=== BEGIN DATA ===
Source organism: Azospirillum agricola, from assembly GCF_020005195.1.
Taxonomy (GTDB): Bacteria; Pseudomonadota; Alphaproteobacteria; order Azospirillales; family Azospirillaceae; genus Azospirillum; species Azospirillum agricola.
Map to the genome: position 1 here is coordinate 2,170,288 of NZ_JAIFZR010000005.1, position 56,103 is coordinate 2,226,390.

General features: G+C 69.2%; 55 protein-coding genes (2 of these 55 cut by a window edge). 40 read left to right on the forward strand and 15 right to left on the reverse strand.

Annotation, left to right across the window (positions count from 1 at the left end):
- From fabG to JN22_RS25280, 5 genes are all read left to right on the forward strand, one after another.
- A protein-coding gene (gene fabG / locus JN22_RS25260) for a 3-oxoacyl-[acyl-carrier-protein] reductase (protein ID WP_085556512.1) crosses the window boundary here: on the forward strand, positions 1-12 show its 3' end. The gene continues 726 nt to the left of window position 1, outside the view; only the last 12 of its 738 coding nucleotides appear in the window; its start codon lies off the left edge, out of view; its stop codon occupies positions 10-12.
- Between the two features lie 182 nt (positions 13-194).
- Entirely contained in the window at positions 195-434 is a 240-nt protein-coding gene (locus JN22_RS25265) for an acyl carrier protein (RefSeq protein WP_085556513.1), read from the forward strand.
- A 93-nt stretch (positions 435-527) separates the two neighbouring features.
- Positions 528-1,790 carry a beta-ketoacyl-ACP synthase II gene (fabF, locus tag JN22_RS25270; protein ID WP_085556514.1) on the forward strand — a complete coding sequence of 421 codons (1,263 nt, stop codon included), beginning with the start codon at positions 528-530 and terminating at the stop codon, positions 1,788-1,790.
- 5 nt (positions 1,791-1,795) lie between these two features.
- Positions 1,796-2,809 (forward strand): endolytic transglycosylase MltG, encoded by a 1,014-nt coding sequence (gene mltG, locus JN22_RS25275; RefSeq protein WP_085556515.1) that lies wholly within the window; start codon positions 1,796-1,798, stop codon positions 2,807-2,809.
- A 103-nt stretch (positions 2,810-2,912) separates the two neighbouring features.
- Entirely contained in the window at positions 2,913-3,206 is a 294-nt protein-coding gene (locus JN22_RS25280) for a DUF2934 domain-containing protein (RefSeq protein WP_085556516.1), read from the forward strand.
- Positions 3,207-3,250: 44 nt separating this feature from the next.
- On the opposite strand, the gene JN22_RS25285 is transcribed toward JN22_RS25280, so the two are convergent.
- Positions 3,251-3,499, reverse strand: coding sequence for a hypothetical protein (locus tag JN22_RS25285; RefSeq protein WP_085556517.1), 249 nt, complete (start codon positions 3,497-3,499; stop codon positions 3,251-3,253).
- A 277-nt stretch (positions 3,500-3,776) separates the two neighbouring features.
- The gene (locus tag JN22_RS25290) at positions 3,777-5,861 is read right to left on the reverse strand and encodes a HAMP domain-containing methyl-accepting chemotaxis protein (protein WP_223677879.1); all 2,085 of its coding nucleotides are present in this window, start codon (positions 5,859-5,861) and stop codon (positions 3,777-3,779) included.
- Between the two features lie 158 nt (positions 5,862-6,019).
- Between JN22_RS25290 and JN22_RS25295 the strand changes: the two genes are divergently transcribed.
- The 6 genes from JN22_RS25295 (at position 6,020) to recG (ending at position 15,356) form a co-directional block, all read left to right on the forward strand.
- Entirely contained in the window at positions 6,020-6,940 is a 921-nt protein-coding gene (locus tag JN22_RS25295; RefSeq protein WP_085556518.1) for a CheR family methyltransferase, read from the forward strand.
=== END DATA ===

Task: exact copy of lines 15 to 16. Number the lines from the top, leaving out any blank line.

- Entirely contained in the window at positions 2,913-3,206 is a 294-nt protein-coding gene (locus JN22_RS25280) for a DUF2934 domain-containing protein (RefSeq protein WP_085556516.1), read from the forward strand.
- Positions 3,207-3,250: 44 nt separating this feature from the next.